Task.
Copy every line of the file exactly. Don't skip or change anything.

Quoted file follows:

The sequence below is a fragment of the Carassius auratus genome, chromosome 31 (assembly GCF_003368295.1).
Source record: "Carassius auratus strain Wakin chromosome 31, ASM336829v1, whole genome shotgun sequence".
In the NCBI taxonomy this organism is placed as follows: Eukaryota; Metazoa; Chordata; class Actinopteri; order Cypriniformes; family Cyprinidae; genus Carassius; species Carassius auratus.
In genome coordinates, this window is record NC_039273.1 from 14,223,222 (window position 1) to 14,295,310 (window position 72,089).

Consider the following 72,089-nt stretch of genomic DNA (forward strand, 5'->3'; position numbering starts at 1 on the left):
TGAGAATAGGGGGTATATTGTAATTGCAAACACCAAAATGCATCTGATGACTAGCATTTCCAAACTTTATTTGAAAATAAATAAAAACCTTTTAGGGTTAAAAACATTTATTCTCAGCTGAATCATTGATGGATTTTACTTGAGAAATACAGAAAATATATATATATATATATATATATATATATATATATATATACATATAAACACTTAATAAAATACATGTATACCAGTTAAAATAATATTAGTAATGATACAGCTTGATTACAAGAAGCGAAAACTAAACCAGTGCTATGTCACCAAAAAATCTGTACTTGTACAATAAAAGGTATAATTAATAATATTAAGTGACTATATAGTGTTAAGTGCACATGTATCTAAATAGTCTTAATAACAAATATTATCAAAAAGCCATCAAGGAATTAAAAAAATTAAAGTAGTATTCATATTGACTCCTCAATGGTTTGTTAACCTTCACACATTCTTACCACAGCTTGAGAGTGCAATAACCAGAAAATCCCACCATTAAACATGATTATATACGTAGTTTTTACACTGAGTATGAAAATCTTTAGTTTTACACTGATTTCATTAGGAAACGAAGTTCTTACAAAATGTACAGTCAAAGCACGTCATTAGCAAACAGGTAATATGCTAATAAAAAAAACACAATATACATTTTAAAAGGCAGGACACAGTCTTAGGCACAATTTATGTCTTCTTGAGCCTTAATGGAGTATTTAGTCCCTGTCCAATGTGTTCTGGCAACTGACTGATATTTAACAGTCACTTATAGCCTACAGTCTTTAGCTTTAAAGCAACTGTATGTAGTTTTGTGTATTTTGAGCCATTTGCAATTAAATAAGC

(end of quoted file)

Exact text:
The sequence below is a fragment of the Carassius auratus genome, chromosome 31 (assembly GCF_003368295.1).
Source record: "Carassius auratus strain Wakin chromosome 31, ASM336829v1, whole genome shotgun sequence".
In the NCBI taxonomy this organism is placed as follows: Eukaryota; Metazoa; Chordata; class Actinopteri; order Cypriniformes; family Cyprinidae; genus Carassius; species Carassius auratus.
In genome coordinates, this window is record NC_039273.1 from 14,223,222 (window position 1) to 14,295,310 (window position 72,089).

Consider the following 72,089-nt stretch of genomic DNA (forward strand, 5'->3'; position numbering starts at 1 on the left):
TGAGAATAGGGGGTATATTGTAATTGCAAACACCAAAATGCATCTGATGACTAGCATTTCCAAACTTTATTTGAAAATAAATAAAAACCTTTTAGGGTTAAAAACATTTATTCTCAGCTGAATCATTGATGGATTTTACTTGAGAAATACAGAAAATATATATATATATATATATATATATATATATATATATATACATATAAACACTTAATAAAATACATGTATACCAGTTAAAATAATATTAGTAATGATACAGCTTGATTACAAGAAGCGAAAACTAAACCAGTGCTATGTCACCAAAAAATCTGTACTTGTACAATAAAAGGTATAATTAATAATATTAAGTGACTATATAGTGTTAAGTGCACATGTATCTAAATAGTCTTAATAACAAATATTATCAAAAAGCCATCAAGGAATTAAAAAAATTAAAGTAGTATTCATATTGACTCCTCAATGGTTTGTTAACCTTCACACATTCTTACCACAGCTTGAGAGTGCAATAACCAGAAAATCCCACCATTAAACATGATTATATACGTAGTTTTTACACTGAGTATGAAAATCTTTAGTTTTACACTGATTTCATTAGGAAACGAAGTTCTTACAAAATGTACAGTCAAAGCACGTCATTAGCAAACAGGTAATATGCTAATAAAAAAAACACAATATACATTTTAAAAGGCAGGACACAGTCTTAGGCACAATTTATGTCTTCTTGAGCCTTAATGGAGTATTTAGTCCCTGTCCAATGTGTTCTGGCAACTGACTGATATTTAACAGTCACTTATAGCCTACAGTCTTTAGCTTTAAAGCAACTGTATGTAGTTTTGTGTATTTTGAGCCATTTGCAATTAAATAAGC